Blog Post

What to Include in a Digital Portfolio?

This past weekend, I participated in the NCPH Roundtable "Teaching Sustainability in Digital Los Angeles." First of all, I found the discussion that followed to be incredibly energizing. We discussed the ways LA lends itself to digital history, barriers to enacting digital projects, strategies used by K-12 teachers, and methods for addressing varying levels of digital literacy in the classroom. We asked the audience what types of questions would be most useful to discuss as we moved beyond the conference. One question posed regarded the organization of digital portfolios and it is to this inquiry that I'd like to turn.


In my paper "Teaching Sustainable Digital History," I discussed the use of digital publishing to create teaching portfolios. I suggested that digital portfolios offer one strategy for making our projects sustainable because they allow us to curate and reflect on our own pedagogical practice. Media-rich publishing opens the door to new ways of creating teaching portfolios and for my own I’ve used Scalar, an open-source platform for born-digital scholarship. I like Scalar because it allows me to create different paths under the larger umbrella of pedagogy. If you'd like you can create your own, free, Scalar account here http://scalar.usc.edu


My own digital portfolio mirrors that of a traditional teaching portfolio in many ways. It includes a teaching philosophy, diversity statement, copies of sample syllabus, and examples of course exercises. I've also included copies of materials I might not normally include in a hard-bound portfolio, such as photos, assessment of public history projects I've been involved with, and copies of digital media projects including video clips. As an authoring platform for born-digital work, Scalar is especially suited to the former cause. Plus, because it allows the viewer to follow various paths, I did not need to edit the amount of materials I included. The viewer her/himself could make that decision. 


I'd be curious to hear what other folks have included in their portfolios or what they think should or should not be included. And for those assessing portfolios, what would you like to see included?

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2 comments

A few years ago I helped coordinate a Kellogg - and later Ford Foundation - project in Somerville High School where kids created an interdisciplinary, multi-year digital portfolio that reflected the metrics developed by Arnold Packer, then at Johns Hopkins, and reviewed by Mica Pollock, then at Harvard. We used Packer's eight fields - which he had derived from his leadership of SCANS (Secretary's Commission on Achieving Necessary Skills, of the Department of Labor in 1992). Somerville High School continues to use the system, now four years later, to help students build on their strengths, and to give teachers feedback on what students find most useful in the curriculum. The eight skill areas are Responsibility, Teamwork, Listening, Acquiring and Evaluating Information, Interpreting Information, Creativity, Negotiation, and Working with Diversity. Several very strong conclusions emerged from our year's pilot study.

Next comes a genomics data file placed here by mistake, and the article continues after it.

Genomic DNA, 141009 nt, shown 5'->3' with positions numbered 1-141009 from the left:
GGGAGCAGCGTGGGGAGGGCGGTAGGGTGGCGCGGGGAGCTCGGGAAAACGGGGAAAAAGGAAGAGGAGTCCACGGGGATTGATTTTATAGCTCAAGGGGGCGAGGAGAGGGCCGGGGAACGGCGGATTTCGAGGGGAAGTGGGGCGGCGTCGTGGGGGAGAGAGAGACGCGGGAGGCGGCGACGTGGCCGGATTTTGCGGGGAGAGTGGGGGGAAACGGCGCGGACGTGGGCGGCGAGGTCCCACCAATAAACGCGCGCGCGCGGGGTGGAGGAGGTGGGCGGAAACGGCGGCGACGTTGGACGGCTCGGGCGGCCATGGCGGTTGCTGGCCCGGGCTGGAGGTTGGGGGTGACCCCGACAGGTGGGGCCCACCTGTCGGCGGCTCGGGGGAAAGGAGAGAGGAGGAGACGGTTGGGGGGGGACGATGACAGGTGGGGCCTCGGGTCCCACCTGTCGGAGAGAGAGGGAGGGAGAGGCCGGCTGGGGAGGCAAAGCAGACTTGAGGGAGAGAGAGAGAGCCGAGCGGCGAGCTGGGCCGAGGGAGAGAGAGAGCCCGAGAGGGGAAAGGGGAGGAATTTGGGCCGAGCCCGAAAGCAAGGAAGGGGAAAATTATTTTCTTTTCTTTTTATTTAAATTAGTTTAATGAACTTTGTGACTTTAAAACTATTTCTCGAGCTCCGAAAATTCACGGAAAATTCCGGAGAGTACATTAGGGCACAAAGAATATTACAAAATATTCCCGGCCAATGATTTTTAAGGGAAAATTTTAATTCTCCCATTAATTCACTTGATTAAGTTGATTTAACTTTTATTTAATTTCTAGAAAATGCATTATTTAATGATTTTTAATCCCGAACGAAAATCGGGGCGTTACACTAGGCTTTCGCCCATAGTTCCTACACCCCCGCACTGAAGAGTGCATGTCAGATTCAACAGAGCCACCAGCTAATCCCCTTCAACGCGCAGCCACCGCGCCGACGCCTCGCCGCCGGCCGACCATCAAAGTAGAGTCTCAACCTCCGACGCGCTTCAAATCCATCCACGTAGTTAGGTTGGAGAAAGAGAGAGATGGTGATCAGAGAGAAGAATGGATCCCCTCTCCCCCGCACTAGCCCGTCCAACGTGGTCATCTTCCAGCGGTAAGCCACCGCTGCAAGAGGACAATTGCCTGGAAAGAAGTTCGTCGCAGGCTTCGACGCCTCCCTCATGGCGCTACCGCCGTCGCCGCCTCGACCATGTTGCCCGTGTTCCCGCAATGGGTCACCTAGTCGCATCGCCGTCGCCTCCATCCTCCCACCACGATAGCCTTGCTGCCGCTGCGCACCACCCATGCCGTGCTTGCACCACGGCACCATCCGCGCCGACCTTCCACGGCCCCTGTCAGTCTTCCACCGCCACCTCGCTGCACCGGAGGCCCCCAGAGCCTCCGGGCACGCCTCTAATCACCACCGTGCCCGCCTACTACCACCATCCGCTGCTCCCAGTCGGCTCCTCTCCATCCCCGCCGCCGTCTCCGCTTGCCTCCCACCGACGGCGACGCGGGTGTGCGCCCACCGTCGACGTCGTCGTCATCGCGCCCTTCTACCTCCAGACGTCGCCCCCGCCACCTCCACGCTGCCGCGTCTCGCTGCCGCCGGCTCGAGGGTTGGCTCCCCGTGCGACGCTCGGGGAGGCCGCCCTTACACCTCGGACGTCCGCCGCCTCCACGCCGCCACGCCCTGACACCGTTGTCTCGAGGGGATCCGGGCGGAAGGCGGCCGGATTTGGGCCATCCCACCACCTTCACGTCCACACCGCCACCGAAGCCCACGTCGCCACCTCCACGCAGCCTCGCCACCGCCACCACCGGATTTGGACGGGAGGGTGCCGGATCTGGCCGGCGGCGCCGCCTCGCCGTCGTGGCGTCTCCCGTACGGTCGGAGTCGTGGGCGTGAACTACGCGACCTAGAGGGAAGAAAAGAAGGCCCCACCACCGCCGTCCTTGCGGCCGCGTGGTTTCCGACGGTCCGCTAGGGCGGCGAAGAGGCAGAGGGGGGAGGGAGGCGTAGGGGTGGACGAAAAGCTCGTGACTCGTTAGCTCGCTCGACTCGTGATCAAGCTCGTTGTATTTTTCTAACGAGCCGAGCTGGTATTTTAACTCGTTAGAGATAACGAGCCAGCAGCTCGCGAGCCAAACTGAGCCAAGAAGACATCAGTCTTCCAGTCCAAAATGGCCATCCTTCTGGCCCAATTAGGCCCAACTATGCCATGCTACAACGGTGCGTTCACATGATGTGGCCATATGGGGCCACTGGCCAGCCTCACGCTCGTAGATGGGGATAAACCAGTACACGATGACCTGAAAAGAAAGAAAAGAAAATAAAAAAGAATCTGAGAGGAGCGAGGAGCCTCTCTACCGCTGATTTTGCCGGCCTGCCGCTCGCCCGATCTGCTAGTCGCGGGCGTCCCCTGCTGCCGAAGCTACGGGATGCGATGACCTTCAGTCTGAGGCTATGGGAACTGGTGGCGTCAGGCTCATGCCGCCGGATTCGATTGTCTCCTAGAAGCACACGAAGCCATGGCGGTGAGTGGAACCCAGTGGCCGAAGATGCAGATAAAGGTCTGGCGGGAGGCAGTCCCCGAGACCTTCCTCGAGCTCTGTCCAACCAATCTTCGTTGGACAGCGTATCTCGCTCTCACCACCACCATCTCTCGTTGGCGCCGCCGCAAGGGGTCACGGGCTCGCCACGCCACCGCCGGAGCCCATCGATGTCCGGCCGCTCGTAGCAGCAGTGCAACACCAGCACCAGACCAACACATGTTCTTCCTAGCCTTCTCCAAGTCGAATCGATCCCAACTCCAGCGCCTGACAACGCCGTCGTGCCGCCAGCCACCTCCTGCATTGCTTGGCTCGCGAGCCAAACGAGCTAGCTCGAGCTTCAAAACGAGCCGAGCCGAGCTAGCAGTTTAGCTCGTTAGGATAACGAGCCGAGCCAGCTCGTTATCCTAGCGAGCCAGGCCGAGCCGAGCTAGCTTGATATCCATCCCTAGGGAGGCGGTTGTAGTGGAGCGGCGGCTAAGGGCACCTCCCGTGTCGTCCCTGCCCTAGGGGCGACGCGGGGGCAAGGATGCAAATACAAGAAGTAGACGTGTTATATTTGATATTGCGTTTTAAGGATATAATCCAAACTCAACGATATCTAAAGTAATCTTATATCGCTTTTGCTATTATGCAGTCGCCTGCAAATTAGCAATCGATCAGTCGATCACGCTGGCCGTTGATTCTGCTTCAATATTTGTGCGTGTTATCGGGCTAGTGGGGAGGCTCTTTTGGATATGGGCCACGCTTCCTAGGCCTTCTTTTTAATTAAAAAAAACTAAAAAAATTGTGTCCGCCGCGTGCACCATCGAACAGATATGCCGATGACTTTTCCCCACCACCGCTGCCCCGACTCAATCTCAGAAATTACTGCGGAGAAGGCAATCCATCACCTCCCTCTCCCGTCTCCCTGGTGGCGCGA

First, students did not feel shy about critically grading themselves or each other, nor did they inflate their strengths or ignore their weaknesses. Instead, they used the initial assessment, at the beginning of the term, to build teams and to compensate for weaknesses by helping each other. This was actually a big surprise, given the competition of testing and grades, but reflected the transparency of the skills themselves. There's no benefit to inflating your listening skills among peers, for just one example, and much to be gained by somebody long on creativity working in a team with somebody who's strong on responsibility. They knew that from experience; their teachers often did not know as much.

Second, students - and teachers - recognized that a strength could grow stronger by using it, and that strengths helped compensate for weaknesses. That's not normal in schools, where there is often a sense that a demonstrated skill doesn't need more demonstration, and that a weakness is a failure. In the context of these ePortfolios, weaknesses were opportunities for growth, and strengths were resources for other people: Very, very different from traditional teaching and almost polar opposite to testing.

Finally, students, teachers, parents, and the school itself recognized the portfolios were superb tools for college or job preparation. The high school is unusual in that it integrates Voc Tech with academic subjects, and in that integration the ePortfolios allowed multimedia evidence of skills, skill growth, and of collaborative productivity.

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I love this project. Really amazing. In the NCPH panel, I presented with a high school teacher working in South LA. I was struck by the really innovative digital projects they were engaging (geocoding, qr codes, etc) and your post builds on my sneaking suspicion that K-12 teachers are way ahead in integrating digital projects into their curriculum. I wonder how college educators could help build on these already existing efforts? 

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